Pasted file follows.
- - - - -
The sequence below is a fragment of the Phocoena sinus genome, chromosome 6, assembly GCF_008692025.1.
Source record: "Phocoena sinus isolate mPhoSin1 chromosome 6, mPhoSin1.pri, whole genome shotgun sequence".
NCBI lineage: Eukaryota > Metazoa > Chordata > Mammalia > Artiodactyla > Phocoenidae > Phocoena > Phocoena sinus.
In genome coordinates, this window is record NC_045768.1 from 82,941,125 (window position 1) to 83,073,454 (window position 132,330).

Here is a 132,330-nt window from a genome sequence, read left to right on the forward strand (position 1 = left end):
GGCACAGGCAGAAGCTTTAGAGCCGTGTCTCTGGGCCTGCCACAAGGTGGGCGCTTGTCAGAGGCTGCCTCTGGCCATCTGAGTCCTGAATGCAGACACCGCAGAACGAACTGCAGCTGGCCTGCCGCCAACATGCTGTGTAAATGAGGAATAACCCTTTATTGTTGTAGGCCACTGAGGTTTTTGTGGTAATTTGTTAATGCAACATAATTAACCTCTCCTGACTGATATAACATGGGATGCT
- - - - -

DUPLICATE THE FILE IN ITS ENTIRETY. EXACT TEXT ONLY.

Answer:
The sequence below is a fragment of the Phocoena sinus genome, chromosome 6, assembly GCF_008692025.1.
Source record: "Phocoena sinus isolate mPhoSin1 chromosome 6, mPhoSin1.pri, whole genome shotgun sequence".
NCBI lineage: Eukaryota > Metazoa > Chordata > Mammalia > Artiodactyla > Phocoenidae > Phocoena > Phocoena sinus.
In genome coordinates, this window is record NC_045768.1 from 82,941,125 (window position 1) to 83,073,454 (window position 132,330).

Here is a 132,330-nt window from a genome sequence, read left to right on the forward strand (position 1 = left end):
GGCACAGGCAGAAGCTTTAGAGCCGTGTCTCTGGGCCTGCCACAAGGTGGGCGCTTGTCAGAGGCTGCCTCTGGCCATCTGAGTCCTGAATGCAGACACCGCAGAACGAACTGCAGCTGGCCTGCCGCCAACATGCTGTGTAAATGAGGAATAACCCTTTATTGTTGTAGGCCACTGAGGTTTTTGTGGTAATTTGTTAATGCAACATAATTAACCTCTCCTGACTGATATAACATGGGATGCT